At Pebble Beach, It’s About the Lay of the Land

But players still see changes for the deciding weekend rounds. Jim Furyk, who won the U.S. Open in 2003 and has finished second three times since, said Open officials toughened up the course at Olympia Fields in Illinois, where he won, after the cut on Friday. They did so by speeding up the greens, and with that, the number of players shooting under par plummeted.

“It was obviously ‘we’re not happy with scoring,’ and they totally transformed the course,” he said. “On Sunday morning, I dropped three balls on the putting green and turned to talk to my dad. When I looked down, they’d rolled off the green.”

How players score depends on the course setup and how it is adjusted with the weather. With the exception of Oakmont Country Club in Pittsburgh, one of the toughest courses in the United States, Furyk said the setup and how it is changed had the biggest impact on the tournament.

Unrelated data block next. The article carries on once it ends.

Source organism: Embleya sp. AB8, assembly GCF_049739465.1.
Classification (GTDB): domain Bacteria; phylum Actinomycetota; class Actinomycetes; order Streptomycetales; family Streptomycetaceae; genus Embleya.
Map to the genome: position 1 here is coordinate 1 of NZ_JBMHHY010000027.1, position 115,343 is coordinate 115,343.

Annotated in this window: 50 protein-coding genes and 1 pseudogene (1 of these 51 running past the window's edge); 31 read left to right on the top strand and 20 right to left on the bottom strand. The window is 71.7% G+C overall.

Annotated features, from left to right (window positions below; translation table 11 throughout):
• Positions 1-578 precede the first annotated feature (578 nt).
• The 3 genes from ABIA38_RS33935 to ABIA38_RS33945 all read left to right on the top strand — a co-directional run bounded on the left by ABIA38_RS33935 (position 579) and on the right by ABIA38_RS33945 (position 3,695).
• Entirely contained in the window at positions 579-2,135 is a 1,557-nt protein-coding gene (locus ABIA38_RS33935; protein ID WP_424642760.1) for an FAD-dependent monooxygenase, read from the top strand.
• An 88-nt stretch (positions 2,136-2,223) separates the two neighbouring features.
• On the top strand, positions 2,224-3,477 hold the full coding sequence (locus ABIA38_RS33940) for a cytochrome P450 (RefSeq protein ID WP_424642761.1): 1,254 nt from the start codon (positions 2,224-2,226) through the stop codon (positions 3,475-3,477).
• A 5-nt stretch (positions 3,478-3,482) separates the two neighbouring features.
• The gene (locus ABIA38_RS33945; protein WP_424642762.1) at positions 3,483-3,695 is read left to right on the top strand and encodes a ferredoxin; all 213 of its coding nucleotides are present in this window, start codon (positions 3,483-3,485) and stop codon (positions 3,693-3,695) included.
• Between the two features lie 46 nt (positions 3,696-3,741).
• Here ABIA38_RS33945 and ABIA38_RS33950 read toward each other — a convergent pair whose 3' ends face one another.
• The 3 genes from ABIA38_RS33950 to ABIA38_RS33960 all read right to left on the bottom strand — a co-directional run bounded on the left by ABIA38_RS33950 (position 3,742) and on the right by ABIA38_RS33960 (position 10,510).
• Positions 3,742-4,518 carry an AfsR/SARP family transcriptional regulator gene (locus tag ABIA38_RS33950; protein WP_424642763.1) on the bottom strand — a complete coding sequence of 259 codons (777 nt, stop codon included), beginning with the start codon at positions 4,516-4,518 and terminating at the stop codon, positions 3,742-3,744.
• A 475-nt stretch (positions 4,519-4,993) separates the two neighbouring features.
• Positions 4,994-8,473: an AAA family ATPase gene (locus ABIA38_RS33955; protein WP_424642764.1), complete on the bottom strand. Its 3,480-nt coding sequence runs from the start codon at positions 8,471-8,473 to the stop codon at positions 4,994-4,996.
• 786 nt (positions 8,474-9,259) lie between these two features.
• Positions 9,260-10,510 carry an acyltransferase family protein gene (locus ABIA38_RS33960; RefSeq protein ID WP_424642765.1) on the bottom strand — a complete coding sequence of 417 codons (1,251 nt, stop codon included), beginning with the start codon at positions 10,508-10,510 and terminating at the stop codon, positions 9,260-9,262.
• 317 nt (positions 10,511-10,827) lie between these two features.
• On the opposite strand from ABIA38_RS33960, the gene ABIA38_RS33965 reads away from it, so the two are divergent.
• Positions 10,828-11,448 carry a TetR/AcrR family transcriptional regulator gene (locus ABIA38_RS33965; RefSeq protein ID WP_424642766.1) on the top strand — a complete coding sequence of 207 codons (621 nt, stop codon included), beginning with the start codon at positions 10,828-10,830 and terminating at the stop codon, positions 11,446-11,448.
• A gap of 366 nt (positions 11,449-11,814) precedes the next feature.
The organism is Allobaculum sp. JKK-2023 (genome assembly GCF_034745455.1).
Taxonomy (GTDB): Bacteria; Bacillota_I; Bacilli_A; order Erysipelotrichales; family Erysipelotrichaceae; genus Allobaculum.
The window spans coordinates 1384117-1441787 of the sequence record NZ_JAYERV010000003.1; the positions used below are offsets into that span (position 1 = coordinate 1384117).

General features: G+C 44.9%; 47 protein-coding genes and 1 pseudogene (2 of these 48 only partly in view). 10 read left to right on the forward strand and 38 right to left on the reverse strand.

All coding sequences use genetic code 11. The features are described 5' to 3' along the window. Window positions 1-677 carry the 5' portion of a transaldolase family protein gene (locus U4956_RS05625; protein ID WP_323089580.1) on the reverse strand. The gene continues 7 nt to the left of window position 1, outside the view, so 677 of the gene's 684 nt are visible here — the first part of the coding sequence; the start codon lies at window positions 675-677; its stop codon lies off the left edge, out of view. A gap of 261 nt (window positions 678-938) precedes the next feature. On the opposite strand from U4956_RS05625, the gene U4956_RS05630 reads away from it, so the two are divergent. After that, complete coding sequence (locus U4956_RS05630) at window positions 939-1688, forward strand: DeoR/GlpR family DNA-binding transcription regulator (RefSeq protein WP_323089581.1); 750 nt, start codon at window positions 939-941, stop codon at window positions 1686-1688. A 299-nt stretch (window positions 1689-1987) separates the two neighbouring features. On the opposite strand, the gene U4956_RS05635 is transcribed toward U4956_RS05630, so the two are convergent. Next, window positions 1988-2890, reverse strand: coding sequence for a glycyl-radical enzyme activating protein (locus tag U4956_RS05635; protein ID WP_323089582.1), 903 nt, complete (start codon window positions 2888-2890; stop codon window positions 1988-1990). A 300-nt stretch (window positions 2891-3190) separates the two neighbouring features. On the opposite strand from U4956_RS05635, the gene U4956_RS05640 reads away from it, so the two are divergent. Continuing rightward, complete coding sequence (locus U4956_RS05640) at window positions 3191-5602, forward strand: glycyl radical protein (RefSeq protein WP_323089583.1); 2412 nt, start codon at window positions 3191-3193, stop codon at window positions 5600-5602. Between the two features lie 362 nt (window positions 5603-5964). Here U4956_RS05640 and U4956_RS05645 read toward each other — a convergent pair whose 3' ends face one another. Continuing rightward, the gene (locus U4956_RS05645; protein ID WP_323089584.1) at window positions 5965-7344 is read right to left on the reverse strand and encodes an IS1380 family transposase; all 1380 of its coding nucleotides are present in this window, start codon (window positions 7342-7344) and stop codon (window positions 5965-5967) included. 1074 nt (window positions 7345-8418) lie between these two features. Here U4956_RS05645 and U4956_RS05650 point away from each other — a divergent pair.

“Any course we play on the PGA Tour, you can make it so that over par wins and you can make it so that 20 under par wins,” he said. “The setup has a much bigger impact on our scoring than the course.”

He said he believed that the golf association was trying to do the right thing with the setups, but that its communication had not always been great.

Players have been complaining about the setup of U.S. Open venues for decades. In 1973, Johnny Miller, then 26, shot a record-setting 63 — or eight shots better than par — in the final round to win the U.S. Open at Oakmont. He won by one shot and beat the legends Arnold Palmer, Jack Nicklaus and Gary Player.

The next year, the setup at Winged Foot Golf Club in Mamaroneck, N.Y., was so tough that the tournament was called the “massacre at Winged Foot.” The winning score was seven over par, and the champion, Hale Irwin, looked drained after the victory.

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